Infectious Disease

evening’s sleep can enhance the immune response to the COVID-19 vaccine

February 08, 2021

4 min read

ADD SUBJECT TO EMAIL ALARMS

Receive an email when new articles are published

Please enter your email address to receive an email when new articles are published . “data-action =” subscribe “> subscribe

We could not process your request. Please try again later. If you continue to have this problem, please contact customerservice@slackinc.com.

Back to Healio

According to the American Academy of Sleep Medicine, getting a good night’s sleep before and after receiving the COVID-19 vaccine can boost the immune response.

The Society noted that previous research on other vaccinations has shown the benefits of good quality and quantity of sleep before and after vaccination.

Healio Primary Care spoke to the AASM President Kannan Ramar, MBBS, MD, Learn about the evidence on how sleep can improve the immune response to COVID-19 vaccines and tips primary care physicians can offer patients to help them get a good night’s sleep.

Q: How does sleep loss affect immunity?

ON: In July 2020, the AASM conducted a survey and found that roughly one in five Americans, or about 19%, said they slept less at night during the current pandemic, and 22% said their quality of sleep was actually worse than it was before the pandemic. As COVID-19 vaccines are being distributed for administration, it is important that people continue to get enough sleep to produce an optimal immune response. The AASM recommends that adults should sleep an average of 7 hours or more regularly to promote optimal health. This helps build a strong immune system, along with other benefits that come with proper sleep.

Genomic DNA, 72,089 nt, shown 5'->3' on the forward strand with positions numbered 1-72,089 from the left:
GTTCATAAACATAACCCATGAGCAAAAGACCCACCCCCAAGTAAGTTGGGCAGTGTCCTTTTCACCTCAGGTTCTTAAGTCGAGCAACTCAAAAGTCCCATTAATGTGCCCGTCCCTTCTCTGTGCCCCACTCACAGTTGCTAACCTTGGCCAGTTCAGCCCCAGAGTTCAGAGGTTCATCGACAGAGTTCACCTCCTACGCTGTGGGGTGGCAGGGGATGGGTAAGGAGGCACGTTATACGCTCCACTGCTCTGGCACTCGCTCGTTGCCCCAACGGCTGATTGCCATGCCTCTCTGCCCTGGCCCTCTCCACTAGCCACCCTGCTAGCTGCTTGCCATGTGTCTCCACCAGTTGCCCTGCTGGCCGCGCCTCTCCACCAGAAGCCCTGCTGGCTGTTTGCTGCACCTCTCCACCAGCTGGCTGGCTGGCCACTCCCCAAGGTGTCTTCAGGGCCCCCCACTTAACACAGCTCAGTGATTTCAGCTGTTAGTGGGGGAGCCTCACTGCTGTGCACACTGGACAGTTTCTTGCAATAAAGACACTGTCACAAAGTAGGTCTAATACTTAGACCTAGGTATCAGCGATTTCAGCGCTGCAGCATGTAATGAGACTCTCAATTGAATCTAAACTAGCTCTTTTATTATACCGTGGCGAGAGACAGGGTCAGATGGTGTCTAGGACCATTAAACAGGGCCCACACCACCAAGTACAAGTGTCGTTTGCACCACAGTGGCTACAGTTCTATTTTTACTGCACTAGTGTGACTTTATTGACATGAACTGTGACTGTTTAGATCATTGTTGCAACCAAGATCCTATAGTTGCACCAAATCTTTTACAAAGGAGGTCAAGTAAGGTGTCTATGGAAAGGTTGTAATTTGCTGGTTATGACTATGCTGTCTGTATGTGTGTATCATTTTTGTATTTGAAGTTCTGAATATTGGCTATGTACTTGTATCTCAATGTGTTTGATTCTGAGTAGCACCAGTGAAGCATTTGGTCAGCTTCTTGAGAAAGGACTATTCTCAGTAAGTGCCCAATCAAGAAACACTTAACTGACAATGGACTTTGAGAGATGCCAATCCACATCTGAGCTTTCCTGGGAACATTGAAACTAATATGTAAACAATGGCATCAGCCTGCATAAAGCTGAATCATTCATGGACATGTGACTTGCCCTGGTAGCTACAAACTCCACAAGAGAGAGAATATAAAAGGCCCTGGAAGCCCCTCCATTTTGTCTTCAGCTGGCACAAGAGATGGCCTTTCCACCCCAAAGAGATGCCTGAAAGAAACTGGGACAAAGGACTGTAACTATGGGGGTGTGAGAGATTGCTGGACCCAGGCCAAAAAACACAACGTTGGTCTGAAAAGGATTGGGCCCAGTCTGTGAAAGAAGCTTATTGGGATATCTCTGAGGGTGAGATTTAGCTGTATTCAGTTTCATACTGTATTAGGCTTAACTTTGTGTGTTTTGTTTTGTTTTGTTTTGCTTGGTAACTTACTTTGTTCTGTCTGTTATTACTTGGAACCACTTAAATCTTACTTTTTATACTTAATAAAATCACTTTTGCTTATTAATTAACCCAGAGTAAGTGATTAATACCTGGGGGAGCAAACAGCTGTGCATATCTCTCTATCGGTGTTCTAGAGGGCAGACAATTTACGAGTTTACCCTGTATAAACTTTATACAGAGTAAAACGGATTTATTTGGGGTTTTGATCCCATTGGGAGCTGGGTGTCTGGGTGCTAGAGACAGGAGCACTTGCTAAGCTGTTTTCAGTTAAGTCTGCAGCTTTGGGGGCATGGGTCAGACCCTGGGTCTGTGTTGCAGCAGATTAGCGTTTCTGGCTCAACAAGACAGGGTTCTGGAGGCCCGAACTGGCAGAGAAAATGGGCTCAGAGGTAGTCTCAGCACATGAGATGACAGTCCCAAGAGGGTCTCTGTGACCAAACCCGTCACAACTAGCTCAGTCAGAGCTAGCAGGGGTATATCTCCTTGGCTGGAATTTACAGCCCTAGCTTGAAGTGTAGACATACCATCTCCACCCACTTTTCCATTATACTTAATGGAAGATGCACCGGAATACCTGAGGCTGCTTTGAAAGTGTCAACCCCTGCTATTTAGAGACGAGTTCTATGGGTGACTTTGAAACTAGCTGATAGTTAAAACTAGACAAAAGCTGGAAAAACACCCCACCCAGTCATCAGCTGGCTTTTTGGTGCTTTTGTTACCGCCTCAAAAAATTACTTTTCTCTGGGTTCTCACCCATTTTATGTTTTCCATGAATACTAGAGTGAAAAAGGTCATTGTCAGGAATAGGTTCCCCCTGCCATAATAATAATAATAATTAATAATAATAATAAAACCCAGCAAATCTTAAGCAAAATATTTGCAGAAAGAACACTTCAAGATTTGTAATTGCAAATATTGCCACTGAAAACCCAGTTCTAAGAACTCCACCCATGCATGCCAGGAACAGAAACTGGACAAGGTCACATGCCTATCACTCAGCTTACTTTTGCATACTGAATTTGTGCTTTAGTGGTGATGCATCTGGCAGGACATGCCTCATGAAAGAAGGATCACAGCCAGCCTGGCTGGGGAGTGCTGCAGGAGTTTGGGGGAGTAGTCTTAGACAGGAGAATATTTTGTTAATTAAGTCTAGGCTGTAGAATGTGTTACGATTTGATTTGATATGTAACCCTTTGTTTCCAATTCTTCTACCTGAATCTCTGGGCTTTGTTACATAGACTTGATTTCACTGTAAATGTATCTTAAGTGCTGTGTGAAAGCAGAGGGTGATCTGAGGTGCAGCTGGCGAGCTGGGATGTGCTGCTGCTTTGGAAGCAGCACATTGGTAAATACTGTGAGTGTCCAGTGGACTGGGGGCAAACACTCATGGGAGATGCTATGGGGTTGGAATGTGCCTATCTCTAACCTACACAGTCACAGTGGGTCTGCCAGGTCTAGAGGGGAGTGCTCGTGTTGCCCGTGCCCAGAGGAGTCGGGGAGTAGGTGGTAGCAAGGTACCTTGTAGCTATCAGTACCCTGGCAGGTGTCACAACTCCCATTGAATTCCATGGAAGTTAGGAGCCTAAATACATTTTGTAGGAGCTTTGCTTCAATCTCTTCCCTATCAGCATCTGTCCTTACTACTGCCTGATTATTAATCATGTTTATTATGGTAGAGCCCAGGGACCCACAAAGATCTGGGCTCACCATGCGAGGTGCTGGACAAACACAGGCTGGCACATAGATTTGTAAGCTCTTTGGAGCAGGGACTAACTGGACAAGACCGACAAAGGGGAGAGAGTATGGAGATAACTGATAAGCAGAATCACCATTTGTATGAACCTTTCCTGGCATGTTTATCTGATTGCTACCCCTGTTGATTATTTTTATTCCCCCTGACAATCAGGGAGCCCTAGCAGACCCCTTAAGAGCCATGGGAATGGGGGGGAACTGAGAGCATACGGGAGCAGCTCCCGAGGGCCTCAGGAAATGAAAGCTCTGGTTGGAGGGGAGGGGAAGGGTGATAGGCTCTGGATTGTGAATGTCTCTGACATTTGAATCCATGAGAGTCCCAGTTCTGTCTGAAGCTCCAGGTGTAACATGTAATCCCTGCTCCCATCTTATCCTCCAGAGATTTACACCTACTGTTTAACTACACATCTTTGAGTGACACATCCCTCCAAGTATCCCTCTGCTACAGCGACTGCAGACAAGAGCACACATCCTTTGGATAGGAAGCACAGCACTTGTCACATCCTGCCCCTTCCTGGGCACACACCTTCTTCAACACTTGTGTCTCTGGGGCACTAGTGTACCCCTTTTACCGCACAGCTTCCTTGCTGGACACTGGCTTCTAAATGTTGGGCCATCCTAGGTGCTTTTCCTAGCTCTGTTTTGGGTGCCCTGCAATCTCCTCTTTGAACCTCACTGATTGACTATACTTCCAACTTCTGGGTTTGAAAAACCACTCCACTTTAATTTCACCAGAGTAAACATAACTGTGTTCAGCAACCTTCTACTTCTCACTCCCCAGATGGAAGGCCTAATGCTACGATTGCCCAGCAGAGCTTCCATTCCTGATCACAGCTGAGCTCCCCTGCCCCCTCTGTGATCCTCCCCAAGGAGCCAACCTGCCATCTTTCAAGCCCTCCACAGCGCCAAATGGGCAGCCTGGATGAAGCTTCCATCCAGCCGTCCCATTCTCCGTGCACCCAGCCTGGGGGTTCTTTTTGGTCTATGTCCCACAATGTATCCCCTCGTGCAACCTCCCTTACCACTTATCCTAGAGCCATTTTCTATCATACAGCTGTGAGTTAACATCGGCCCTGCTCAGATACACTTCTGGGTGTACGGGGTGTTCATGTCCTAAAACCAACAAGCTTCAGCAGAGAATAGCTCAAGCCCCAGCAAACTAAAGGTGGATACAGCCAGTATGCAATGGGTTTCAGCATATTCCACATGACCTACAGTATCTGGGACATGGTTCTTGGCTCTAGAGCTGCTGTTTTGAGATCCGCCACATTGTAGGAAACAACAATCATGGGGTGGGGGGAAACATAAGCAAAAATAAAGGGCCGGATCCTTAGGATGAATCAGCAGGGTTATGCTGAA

When it comes to sleep loss and immunity, there are several studies that have found an association between length of sleep and vaccination response. There is a 2020 study published in the International Journal of Behavioral Medicine that found that the flu vaccine appears to be more effective in people who got enough sleep 2 nights before receiving the vaccine than in people who did not have enough sleep. Similarly, in an older study that looked at patients’ response to hepatitis A and hepatitis B vaccines, they found that shorter sleep lengths before and after vaccination with a lower antibody response and a decreased likelihood of protection Hepatitis A and B is linked. These research results clearly suggest that sleep plays a role in strengthening innate and adaptive immune responses.

Q: What evidence suggests that healthy sleep can improve the immune response to COVID-19 vaccines?

ON: Unfortunately, there is currently no direct evidence that sleep boosts the immune response to COVID-19 vaccinations. Since we have data that shows that a good night’s sleep – both quantitatively and qualitatively – builds and strengthens the innate and acquired immune system, in my opinion it can easily be transferred to the COVID-19 vaccinations. As I pointed out earlier, we don’t have any direct evidence yet and hopefully there will be studies on this that will provide direct evidence later. Previous studies have shown the link between sleep and the immune system. I think it’s important to see this through at this stage.